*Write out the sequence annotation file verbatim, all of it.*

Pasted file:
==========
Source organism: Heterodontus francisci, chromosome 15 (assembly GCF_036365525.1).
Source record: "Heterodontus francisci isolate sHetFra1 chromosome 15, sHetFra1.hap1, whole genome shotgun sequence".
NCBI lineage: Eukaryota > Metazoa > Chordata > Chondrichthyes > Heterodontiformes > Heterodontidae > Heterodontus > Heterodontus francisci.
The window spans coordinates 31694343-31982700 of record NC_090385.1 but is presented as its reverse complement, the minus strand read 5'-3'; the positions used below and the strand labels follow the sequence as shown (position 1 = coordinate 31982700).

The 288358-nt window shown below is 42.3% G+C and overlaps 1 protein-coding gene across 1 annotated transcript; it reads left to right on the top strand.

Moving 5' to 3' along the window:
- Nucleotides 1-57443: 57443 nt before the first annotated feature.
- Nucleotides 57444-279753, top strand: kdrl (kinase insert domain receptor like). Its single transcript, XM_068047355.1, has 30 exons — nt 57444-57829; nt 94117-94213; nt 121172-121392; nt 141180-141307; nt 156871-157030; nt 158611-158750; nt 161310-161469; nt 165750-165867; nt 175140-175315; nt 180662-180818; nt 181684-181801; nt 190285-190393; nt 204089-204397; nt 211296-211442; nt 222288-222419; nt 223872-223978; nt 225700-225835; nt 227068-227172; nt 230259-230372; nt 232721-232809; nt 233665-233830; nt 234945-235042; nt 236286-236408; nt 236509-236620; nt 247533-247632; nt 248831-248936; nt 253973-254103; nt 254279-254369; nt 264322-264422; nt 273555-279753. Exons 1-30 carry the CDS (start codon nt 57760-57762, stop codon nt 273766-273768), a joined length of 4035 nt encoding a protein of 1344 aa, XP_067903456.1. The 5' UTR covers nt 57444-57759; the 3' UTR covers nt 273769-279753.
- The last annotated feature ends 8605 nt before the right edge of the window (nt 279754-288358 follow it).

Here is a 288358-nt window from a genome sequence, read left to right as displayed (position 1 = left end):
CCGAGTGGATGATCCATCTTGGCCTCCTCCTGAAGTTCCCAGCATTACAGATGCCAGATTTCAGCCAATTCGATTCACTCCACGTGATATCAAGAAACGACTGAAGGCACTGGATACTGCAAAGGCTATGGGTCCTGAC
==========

Source organism: Heterodontus francisci, chromosome 15 (assembly GCF_036365525.1).
Source record: "Heterodontus francisci isolate sHetFra1 chromosome 15, sHetFra1.hap1, whole genome shotgun sequence".
NCBI lineage: Eukaryota > Metazoa > Chordata > Chondrichthyes > Heterodontiformes > Heterodontidae > Heterodontus > Heterodontus francisci.
The window spans coordinates 31694343-31982700 of record NC_090385.1 but is presented as its reverse complement, the minus strand read 5'-3'; the positions used below and the strand labels follow the sequence as shown (position 1 = coordinate 31982700).

The 288358-nt window shown below is 42.3% G+C and overlaps 1 protein-coding gene across 1 annotated transcript; it reads left to right on the top strand.

Moving 5' to 3' along the window:
- Nucleotides 1-57443: 57443 nt before the first annotated feature.
- Nucleotides 57444-279753, top strand: kdrl (kinase insert domain receptor like). Its single transcript, XM_068047355.1, has 30 exons — nt 57444-57829; nt 94117-94213; nt 121172-121392; nt 141180-141307; nt 156871-157030; nt 158611-158750; nt 161310-161469; nt 165750-165867; nt 175140-175315; nt 180662-180818; nt 181684-181801; nt 190285-190393; nt 204089-204397; nt 211296-211442; nt 222288-222419; nt 223872-223978; nt 225700-225835; nt 227068-227172; nt 230259-230372; nt 232721-232809; nt 233665-233830; nt 234945-235042; nt 236286-236408; nt 236509-236620; nt 247533-247632; nt 248831-248936; nt 253973-254103; nt 254279-254369; nt 264322-264422; nt 273555-279753. Exons 1-30 carry the CDS (start codon nt 57760-57762, stop codon nt 273766-273768), a joined length of 4035 nt encoding a protein of 1344 aa, XP_067903456.1. The 5' UTR covers nt 57444-57759; the 3' UTR covers nt 273769-279753.
- The last annotated feature ends 8605 nt before the right edge of the window (nt 279754-288358 follow it).

Here is a 288358-nt window from a genome sequence, read left to right as displayed (position 1 = left end):
CCGAGTGGATGATCCATCTTGGCCTCCTCCTGAAGTTCCCAGCATTACAGATGCCAGATTTCAGCCAATTCGATTCACTCCACGTGATATCAAGAAACGACTGAAGGCACTGGATACTGCAAAGGCTATGGGTCCTGAC